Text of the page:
James M. Perry, who died November 23 last year at 89, grew up on the Philadelphia Main Line. He served as a Marine at the end of World War II, cadging a good job in Washington as a writer for Leatherneck magazine. He earned a degree from Trinity College, where he played baseball against George Herbert Walker Bush’s Yale team (Yale won). In 1950 he joined the Hartford Times as a $45-a-week reporter and began a remarkable journalistic career of nearly 50 years, with particular distinction in political reporting. For nearly a decade he wrote a column—“Politics by Perry”—in the now-defunct Dow Jones weekly newspaper, the National Observer. When it folded in 1977, he became the chief political reporter for the Wall Street Journal, a job he held for some 20 years.
Jim Perry’s name and byline may not ring with instant recognition down to the current day, but he is worth remembering in this era of newspaper decay, internet hit jobs, television punditry, social media, and celebrity worship. He was a throwback to the journalism of yore—increasingly a distant memory—when reporters actually reported the news with depth and breadth and gave it to their readers straight up, like a good shot of bourbon. Jim Perry never pursued a sideline career as television commentator. He never hobnobbed with the people he wrote about. He never sought to exploit his proximity to power in pursuit of riches and fame.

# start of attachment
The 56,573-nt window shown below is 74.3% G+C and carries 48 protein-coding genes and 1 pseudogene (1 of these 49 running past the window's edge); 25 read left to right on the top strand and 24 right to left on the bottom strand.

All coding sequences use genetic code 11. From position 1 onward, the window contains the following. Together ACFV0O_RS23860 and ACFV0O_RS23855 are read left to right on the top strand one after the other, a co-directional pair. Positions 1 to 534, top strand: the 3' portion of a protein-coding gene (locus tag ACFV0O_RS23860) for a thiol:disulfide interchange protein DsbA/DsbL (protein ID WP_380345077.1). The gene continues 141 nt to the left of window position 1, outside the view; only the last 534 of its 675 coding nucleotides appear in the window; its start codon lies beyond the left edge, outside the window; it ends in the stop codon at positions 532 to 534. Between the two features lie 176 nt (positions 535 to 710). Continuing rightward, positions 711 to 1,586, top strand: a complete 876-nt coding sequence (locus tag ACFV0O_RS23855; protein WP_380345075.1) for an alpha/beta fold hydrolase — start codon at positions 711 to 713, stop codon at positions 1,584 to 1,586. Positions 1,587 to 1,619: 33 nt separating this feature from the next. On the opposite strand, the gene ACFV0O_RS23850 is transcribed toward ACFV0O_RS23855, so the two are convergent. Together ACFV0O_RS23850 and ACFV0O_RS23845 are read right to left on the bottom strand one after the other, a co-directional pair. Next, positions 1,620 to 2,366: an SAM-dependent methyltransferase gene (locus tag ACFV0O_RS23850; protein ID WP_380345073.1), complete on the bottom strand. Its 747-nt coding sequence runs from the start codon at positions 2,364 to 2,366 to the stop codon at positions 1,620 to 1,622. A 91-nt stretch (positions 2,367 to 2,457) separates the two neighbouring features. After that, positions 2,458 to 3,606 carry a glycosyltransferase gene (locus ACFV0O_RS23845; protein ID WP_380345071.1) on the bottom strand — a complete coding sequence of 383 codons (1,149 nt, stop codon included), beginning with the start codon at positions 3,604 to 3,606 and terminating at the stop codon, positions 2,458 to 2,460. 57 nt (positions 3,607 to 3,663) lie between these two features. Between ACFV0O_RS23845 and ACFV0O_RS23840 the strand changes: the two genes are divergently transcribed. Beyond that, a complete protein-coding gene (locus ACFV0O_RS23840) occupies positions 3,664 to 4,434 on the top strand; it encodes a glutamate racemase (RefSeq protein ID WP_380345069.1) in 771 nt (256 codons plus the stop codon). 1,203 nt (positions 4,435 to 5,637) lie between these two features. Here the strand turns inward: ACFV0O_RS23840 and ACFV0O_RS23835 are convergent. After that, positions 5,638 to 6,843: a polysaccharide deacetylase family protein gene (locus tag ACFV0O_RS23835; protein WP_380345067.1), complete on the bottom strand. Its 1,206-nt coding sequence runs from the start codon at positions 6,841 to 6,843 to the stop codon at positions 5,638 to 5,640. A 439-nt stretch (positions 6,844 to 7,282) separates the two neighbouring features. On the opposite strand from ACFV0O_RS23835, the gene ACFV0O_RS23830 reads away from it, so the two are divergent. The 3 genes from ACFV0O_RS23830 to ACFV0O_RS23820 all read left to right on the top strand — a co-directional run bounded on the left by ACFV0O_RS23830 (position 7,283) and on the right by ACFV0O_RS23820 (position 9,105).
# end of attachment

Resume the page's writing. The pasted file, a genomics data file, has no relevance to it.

TAC readers who remember Perry’s byline probably will note that he wasn’t a conservative. But he never showed signs of committed liberalism either. Through 12 years of working with him closely at both the Observer and the Journal, I never discerned any ideological fervor one way or another, though he did harbor the typical reporter’s instinctive regard for the underdog and the little guy. What mostly drove his judgments of people and institutions was an overriding aversion to sham. He despised phonies and could see them coming from several blocks away on a crowded sidewalk.